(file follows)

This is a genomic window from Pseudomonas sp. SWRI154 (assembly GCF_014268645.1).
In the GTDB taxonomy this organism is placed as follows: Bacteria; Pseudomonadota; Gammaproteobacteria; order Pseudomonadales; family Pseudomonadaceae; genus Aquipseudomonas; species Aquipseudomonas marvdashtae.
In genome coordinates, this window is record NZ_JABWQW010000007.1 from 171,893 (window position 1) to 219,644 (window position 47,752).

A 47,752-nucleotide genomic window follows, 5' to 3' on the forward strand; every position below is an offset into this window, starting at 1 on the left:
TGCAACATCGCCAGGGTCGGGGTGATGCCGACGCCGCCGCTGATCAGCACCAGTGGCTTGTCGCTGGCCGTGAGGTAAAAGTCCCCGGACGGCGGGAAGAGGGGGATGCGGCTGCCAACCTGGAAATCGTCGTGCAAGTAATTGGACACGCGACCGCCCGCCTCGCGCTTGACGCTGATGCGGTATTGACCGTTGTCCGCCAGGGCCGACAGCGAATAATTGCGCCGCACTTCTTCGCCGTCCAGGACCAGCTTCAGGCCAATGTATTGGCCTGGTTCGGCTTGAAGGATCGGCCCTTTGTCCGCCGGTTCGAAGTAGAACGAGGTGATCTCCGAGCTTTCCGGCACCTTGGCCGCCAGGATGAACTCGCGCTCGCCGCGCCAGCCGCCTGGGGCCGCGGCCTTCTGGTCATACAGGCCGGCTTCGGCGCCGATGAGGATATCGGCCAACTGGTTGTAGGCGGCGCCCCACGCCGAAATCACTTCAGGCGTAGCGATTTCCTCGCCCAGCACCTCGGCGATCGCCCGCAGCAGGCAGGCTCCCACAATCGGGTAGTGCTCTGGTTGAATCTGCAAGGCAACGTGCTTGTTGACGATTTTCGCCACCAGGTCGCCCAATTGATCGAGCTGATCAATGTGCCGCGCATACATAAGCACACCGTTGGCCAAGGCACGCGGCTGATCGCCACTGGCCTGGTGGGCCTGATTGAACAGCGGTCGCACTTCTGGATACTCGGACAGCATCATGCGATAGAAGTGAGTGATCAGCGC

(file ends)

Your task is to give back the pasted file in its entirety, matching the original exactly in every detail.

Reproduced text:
This is a genomic window from Pseudomonas sp. SWRI154 (assembly GCF_014268645.1).
In the GTDB taxonomy this organism is placed as follows: Bacteria; Pseudomonadota; Gammaproteobacteria; order Pseudomonadales; family Pseudomonadaceae; genus Aquipseudomonas; species Aquipseudomonas marvdashtae.
In genome coordinates, this window is record NZ_JABWQW010000007.1 from 171,893 (window position 1) to 219,644 (window position 47,752).

A 47,752-nucleotide genomic window follows, 5' to 3' on the forward strand; every position below is an offset into this window, starting at 1 on the left:
TGCAACATCGCCAGGGTCGGGGTGATGCCGACGCCGCCGCTGATCAGCACCAGTGGCTTGTCGCTGGCCGTGAGGTAAAAGTCCCCGGACGGCGGGAAGAGGGGGATGCGGCTGCCAACCTGGAAATCGTCGTGCAAGTAATTGGACACGCGACCGCCCGCCTCGCGCTTGACGCTGATGCGGTATTGACCGTTGTCCGCCAGGGCCGACAGCGAATAATTGCGCCGCACTTCTTCGCCGTCCAGGACCAGCTTCAGGCCAATGTATTGGCCTGGTTCGGCTTGAAGGATCGGCCCTTTGTCCGCCGGTTCGAAGTAGAACGAGGTGATCTCCGAGCTTTCCGGCACCTTGGCCGCCAGGATGAACTCGCGCTCGCCGCGCCAGCCGCCTGGGGCCGCGGCCTTCTGGTCATACAGGCCGGCTTCGGCGCCGATGAGGATATCGGCCAACTGGTTGTAGGCGGCGCCCCACGCCGAAATCACTTCAGGCGTAGCGATTTCCTCGCCCAGCACCTCGGCGATCGCCCGCAGCAGGCAGGCTCCCACAATCGGGTAGTGCTCTGGTTGAATCTGCAAGGCAACGTGCTTGTTGACGATTTTCGCCACCAGGTCGCCCAATTGATCGAGCTGATCAATGTGCCGCGCATACATAAGCACACCGTTGGCCAAGGCACGCGGCTGATCGCCACTGGCCTGGTGGGCCTGATTGAACAGCGGTCGCACTTCTGGATACTCGGACAGCATCATGCGATAGAAGTGAGTGATCAGCGC